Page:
West Luccombe packhorse bridge
List Entry Summary
Name: West Luccombe packhorse bridge
List entry Number: 1006227
The monument may lie within the boundary of more than one authority.
District: West Somerset
District Type: District Authority
National Park: EXMOOR
Grade: Not applicable to this List entry.
Date first scheduled: 16-Feb-1926
Date of most recent amendment: Not applicable to this List entry.
Legacy System Information
The contents of this record have been generated from a legacy data system.
Legacy System: RSM - OCN
UID: SO 29
List entry Description
Summary of Monument
Single span bridge called West Luccombe Packhorse Bridge.
Reasons for Designation
Exmoor is the most easterly of the three main upland areas in the south western peninsula of England. In contrast to the others, Dartmoor and Bodmin Moor, there has been no history of antiquarian research and little excavation of its monuments. However, detailed survey work by the Royal Commission on the Historical Monuments of England has confirmed a comparable richness of archaeological remains, with evidence of human exploitation and occupation from the Mesolithic period to the present day. Medieval and early post-medieval single span bridges are structures designed to carry a road or track over a river by means of a single arch, typically 3m- 6m in span. They were constructed throughout the medieval period, most commonly using timber. Stone began to be used instead of timber in the 12th century and became increasingly common in the 14th and 15th centuries. Many medieval bridges were repaired, modified or extensively rebuilt in the post- medieval period. During the medieval period the construction and maintenance of bridges was frequently carried out by large estates and the Church, especially monastic institutions which developed long distance packhorse routes between their landholdings. Some stone built medieval bridges still survive. These can be classified into three main types based on the profile of the arch which is typically pointed, semi-circular or flattened. A common medieval feature is the presence of stone ashlar ribs underneath the arch. The bridge abutments and revetting of the river banks also form part of the bridge. Where medieval bridges have been altered in later centuries, original features are sometimes concealed behind later stonework, including remains of earlier timber bridges. Bridges were common and important features of medieval towns and the countryside and allowed easy access along a well developed road and track-way system. However, only around 16 largely unaltered medieval single span bridges have so far been recognised to survive in England. All these are considered to be of national importance. A larger number retain significant medieval or post-medieval remains, allowing the original form of the bridge to be determined. These examples are also nationally important. The single span bridge called West Luccombe Packhorse Bridge survives well retaining many of its original features and its form. It is popular with visitors, which has caused some erosion.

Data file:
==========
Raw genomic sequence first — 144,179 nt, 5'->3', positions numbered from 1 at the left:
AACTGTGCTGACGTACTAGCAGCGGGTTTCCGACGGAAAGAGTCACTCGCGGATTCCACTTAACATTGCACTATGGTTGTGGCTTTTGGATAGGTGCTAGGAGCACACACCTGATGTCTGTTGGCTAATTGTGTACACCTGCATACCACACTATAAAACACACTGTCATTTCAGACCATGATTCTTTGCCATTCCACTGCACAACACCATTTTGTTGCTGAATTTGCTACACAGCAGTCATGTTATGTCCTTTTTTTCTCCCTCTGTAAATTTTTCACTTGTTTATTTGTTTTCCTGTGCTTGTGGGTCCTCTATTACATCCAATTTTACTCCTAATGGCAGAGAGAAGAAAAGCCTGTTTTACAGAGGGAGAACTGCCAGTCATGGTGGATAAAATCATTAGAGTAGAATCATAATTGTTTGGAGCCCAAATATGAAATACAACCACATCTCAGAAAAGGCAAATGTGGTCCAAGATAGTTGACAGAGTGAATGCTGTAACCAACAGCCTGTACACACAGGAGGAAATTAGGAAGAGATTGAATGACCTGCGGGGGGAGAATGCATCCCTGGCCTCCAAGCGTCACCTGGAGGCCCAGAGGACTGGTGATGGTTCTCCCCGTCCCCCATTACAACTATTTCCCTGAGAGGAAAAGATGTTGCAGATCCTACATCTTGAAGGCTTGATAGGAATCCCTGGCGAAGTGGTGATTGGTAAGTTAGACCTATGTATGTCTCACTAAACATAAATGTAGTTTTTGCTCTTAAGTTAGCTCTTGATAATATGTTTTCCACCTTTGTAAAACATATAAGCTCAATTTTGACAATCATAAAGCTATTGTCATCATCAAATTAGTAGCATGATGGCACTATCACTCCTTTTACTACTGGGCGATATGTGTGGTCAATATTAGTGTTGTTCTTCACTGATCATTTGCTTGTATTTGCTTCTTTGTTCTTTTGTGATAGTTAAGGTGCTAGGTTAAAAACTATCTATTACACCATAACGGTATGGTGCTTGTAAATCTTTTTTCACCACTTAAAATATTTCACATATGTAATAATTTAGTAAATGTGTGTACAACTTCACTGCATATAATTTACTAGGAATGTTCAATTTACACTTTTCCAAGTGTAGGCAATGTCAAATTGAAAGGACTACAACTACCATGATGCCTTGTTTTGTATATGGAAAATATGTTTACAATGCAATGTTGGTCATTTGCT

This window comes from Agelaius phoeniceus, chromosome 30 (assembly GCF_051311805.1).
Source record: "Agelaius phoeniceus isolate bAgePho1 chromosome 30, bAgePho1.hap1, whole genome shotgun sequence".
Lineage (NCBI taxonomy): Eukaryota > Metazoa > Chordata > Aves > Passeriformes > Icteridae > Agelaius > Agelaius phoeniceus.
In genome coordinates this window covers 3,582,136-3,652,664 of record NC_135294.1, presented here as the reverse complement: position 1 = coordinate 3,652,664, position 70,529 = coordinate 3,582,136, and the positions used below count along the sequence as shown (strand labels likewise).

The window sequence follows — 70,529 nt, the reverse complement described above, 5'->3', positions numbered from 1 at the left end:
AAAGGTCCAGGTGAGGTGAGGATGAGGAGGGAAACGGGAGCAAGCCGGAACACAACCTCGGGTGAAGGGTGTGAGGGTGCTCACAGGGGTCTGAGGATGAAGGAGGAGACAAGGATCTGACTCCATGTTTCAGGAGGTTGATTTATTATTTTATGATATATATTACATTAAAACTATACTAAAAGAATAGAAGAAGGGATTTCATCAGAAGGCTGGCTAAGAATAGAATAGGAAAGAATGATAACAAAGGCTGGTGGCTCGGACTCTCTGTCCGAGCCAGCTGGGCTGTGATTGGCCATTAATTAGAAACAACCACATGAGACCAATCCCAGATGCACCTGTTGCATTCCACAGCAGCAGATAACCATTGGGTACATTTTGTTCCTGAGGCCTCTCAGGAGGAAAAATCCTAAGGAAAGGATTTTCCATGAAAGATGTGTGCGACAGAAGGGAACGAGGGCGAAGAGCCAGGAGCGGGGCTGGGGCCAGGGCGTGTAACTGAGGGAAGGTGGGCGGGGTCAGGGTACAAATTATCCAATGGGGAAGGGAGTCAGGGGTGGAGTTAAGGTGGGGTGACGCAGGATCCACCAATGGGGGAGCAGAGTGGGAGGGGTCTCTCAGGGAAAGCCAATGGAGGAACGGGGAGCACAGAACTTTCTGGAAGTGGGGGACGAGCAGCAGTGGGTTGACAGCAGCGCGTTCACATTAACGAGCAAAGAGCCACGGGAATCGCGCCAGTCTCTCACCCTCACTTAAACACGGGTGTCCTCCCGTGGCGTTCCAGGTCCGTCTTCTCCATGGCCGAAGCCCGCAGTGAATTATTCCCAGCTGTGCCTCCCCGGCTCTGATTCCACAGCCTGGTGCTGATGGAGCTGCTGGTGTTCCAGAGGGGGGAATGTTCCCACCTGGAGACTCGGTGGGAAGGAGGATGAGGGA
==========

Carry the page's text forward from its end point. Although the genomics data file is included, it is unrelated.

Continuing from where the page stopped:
This record was the subject of a minor enhancement on 21 July 2015. This record has been generated from an "old county number" (OCN) scheduling record. These are monuments that were not reviewed under the Monuments Protection Programme and are some of our oldest designation records.
This monument includes a single span bridge crossing the Horner Water in the settlement of West Luccombe. The bridge survives as a single span stone built pointed arched structure with saddleback coping on the parapets, splayed abutments and a cobbled carriageway which measures up to 1m wide and 7m long. The bridge dates to the late medieval period and although it has been restored over the years retains its original form and features. A 19th century bridge nearby carries vehicular traffic so the packhorse bridge is for pedestrian use only.
The bridge is Listed Grade II*.
PastScape Monument No:-35855
National Grid Reference: SS 89886 46119
The above map is for quick reference purposes only and may not be to scale. For a copy of the full scale map, please see the attached PDF - 1006227 .pdf
This copy shows the entry on 17-Oct-2017 at 02:20:23.
End of official listing